• [x] finish graphQL schema
  • [ ] build a master controller that
    • [ ] does worker discovery (worker report on startup)
    • [ ] maintains a list of jobs
      • [ ] new
      • [ ] running
      • [ ] ran
    • [ ] finish graphQL schema


  • [x] define job file and schema (

Run Locally

✓ pip install escher-cli
✗ escher init  # this one creates the `.escher`
✓ escher run  # runs a default script
# outputs >> `escher run` <default> script works!
✓ escher run scripts/load_electron.escher  # escher script that "looks like" this.

To run experiments on Remote Workers

  • [ ] add remote worker support
✓ pip install escher-cli
✗ escher init --aws-example
escherd  # this starts the local daemon
    ✗ escher master
    ✗ escher worker
# now sit back and enjoy the show
esher run --worker=gpu-worker scripts/load_electrons.escher

Configuration for the gpu-worker sits inside the .escher file. It specifies the aws image id, security group etc.


Escher is a command line utility for your experiments. It manages concurrent runs, command line arguments and other stuff nicely for you!

The things it manages include:

  • generating run-specific variables, like {time} and {cwd} that you can access as template keys in your string.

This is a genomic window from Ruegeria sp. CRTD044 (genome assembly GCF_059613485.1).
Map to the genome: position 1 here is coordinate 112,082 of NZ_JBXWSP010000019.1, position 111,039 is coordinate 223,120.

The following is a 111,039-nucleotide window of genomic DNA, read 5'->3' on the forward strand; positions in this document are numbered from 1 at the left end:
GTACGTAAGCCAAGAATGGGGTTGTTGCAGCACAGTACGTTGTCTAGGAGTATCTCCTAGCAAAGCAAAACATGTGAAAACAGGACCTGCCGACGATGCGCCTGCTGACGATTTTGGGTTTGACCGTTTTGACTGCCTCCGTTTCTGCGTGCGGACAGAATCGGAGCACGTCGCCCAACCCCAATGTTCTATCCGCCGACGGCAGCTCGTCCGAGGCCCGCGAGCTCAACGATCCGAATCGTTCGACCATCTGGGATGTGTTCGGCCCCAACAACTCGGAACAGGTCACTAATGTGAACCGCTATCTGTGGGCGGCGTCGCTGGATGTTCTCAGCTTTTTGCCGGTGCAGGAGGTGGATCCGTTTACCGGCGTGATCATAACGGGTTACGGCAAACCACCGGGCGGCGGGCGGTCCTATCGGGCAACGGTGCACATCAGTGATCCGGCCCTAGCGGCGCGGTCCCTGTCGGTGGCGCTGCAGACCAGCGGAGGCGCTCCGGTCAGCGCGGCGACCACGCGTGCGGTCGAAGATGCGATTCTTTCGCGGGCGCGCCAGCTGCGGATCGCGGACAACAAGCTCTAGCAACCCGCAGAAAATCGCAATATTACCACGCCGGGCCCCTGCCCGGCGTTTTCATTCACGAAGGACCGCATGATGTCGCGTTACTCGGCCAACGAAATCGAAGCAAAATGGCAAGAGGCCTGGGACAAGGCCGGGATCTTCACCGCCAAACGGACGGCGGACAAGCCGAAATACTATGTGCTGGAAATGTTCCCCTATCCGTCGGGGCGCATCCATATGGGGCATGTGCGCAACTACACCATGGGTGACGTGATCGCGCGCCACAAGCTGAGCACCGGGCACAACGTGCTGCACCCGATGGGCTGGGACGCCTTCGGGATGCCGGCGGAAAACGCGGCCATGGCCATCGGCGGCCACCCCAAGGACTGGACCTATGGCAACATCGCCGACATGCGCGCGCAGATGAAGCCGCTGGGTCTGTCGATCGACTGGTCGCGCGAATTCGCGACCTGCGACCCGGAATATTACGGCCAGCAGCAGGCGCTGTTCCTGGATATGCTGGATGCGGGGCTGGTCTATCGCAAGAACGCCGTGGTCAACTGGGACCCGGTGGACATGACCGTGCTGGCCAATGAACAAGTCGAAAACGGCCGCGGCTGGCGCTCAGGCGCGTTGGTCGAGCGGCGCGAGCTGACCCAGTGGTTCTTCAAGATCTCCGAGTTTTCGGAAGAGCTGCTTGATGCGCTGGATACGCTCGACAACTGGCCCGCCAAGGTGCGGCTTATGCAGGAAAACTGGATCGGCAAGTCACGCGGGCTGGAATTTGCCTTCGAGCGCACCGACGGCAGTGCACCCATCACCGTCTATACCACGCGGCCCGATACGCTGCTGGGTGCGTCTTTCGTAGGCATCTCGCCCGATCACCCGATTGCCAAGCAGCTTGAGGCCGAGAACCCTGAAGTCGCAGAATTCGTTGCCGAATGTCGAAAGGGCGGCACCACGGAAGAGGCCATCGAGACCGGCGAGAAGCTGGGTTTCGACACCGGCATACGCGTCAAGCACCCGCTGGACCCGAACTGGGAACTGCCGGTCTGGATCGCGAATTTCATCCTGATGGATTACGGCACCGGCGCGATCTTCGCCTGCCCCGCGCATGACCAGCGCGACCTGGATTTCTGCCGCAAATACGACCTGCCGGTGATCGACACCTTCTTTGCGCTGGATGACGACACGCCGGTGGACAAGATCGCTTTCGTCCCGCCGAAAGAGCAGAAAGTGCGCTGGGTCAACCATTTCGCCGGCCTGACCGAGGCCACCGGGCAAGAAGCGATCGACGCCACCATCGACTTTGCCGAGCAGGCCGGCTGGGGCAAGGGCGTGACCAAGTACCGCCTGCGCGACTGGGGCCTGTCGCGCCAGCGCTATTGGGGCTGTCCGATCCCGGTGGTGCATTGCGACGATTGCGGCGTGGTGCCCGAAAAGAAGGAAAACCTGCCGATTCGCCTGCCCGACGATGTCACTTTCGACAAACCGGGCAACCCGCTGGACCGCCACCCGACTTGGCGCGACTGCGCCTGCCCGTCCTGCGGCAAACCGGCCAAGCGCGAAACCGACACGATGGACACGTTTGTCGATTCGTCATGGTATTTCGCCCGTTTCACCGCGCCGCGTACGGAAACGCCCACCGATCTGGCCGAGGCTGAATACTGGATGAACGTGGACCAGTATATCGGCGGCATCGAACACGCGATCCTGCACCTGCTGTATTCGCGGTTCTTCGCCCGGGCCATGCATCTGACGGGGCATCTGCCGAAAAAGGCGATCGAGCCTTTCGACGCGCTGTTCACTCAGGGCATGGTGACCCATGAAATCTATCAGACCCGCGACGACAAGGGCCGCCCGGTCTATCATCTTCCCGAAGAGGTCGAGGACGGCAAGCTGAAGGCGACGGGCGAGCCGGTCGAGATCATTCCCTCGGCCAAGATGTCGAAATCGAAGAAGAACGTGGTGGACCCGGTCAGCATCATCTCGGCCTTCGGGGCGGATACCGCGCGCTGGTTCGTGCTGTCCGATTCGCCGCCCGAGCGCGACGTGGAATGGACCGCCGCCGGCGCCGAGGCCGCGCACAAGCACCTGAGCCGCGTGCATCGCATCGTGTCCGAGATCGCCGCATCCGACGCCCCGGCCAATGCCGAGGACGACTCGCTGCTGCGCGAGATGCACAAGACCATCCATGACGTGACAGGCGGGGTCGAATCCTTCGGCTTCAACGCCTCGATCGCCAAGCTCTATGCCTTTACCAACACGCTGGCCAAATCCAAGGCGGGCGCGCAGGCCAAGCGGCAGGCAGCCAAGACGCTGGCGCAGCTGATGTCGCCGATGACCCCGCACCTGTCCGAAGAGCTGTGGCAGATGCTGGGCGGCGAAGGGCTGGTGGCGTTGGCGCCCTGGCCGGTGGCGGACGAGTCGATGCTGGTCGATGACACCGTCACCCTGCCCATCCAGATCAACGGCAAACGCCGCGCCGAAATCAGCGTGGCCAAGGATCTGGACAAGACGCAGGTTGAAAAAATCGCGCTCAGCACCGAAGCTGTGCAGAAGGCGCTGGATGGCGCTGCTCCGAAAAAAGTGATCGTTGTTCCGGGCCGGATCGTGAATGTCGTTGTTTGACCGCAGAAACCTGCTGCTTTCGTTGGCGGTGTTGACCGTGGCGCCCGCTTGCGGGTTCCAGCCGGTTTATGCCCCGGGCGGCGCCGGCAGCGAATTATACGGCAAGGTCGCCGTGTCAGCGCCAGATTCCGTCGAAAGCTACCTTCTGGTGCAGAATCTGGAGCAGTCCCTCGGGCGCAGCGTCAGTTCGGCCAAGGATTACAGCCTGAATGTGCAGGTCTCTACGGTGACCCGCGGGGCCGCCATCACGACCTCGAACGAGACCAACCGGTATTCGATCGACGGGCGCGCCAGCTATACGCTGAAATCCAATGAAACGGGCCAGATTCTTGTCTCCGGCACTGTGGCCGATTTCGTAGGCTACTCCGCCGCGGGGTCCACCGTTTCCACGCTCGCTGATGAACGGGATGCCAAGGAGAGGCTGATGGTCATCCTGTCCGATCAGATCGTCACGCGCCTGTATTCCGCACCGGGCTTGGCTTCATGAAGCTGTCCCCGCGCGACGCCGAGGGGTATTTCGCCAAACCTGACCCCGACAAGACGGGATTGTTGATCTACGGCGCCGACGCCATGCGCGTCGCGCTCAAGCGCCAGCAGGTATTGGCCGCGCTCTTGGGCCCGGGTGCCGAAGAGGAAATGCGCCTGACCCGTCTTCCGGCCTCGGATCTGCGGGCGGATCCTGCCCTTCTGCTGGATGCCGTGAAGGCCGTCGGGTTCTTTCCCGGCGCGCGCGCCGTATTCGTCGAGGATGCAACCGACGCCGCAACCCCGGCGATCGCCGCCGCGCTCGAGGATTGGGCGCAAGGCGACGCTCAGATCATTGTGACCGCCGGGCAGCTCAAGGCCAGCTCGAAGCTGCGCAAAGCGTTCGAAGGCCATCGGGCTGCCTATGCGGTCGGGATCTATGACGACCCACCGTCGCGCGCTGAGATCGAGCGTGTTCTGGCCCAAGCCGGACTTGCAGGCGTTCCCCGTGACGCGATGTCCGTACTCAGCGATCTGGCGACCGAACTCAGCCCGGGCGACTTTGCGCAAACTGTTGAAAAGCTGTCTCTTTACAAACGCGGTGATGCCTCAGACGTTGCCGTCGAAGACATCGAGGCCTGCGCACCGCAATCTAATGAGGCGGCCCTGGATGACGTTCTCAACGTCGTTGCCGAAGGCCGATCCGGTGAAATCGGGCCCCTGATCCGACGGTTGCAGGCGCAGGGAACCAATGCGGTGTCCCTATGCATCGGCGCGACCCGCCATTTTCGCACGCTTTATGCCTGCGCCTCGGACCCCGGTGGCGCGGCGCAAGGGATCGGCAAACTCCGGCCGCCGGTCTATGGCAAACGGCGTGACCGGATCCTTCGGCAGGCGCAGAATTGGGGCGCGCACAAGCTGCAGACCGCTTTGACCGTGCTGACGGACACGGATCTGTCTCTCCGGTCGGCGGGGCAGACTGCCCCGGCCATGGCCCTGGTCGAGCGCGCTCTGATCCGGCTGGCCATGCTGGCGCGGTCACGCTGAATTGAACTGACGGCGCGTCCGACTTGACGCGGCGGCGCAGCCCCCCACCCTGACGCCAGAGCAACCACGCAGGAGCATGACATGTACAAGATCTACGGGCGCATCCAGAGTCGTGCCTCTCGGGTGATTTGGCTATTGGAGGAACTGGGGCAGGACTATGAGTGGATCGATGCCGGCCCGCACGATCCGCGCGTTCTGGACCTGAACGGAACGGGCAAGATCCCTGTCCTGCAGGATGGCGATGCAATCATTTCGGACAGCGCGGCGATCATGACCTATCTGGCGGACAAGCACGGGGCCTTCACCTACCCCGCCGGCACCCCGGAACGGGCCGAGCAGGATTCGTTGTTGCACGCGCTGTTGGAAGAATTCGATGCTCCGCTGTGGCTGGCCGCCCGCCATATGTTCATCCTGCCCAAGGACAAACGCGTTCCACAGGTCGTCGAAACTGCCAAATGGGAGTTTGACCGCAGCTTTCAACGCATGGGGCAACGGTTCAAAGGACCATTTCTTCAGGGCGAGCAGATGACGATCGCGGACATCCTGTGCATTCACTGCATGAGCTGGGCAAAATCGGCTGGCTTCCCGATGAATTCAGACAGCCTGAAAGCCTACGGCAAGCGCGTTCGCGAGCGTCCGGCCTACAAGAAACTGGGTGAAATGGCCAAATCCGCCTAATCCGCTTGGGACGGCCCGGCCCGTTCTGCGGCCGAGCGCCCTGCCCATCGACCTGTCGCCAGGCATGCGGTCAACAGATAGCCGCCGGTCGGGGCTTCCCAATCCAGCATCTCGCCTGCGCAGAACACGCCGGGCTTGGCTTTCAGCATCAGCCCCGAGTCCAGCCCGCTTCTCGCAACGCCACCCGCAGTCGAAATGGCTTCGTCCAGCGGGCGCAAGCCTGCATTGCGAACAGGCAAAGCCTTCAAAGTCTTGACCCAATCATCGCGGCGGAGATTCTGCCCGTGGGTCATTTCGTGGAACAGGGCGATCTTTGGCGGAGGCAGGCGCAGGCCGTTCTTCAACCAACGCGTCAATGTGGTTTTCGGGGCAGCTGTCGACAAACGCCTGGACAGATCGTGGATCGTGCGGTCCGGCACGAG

• maximum numbers of concurrent runs (via python multiprocess.Pool)
  • environment variables (env) such as DISPLAY=:1. You can also passing a file
  • default arguments
  • batch arguments for multiple experiments
  • pre-launch scripts that is ran only once for each batch
  • at-launch script that is run at the launch time of each experiment
  • post-launch script that is as soon as each experiment launches
  • post-run scripts that happens after each experiment is done.

Escher works with all of your current work flow and it doesn’t lock you into a specific way of doing things. You still get to use bash scripts or Makefile’s.

Why do we use YAML (with JSON planned as well)? My bash script is just fine!

Because YAML(and json) are human and machine readable whereas bash arguments are not. When is the last time you looked at a bash script looking for hyper-parameters, only to realized that some key parameters are missing? With Escher you won’t have this problem. You can save all of the past and current runs as nicely readable YAML files(or json, Hjson Cson if you speak coffee script, whatever).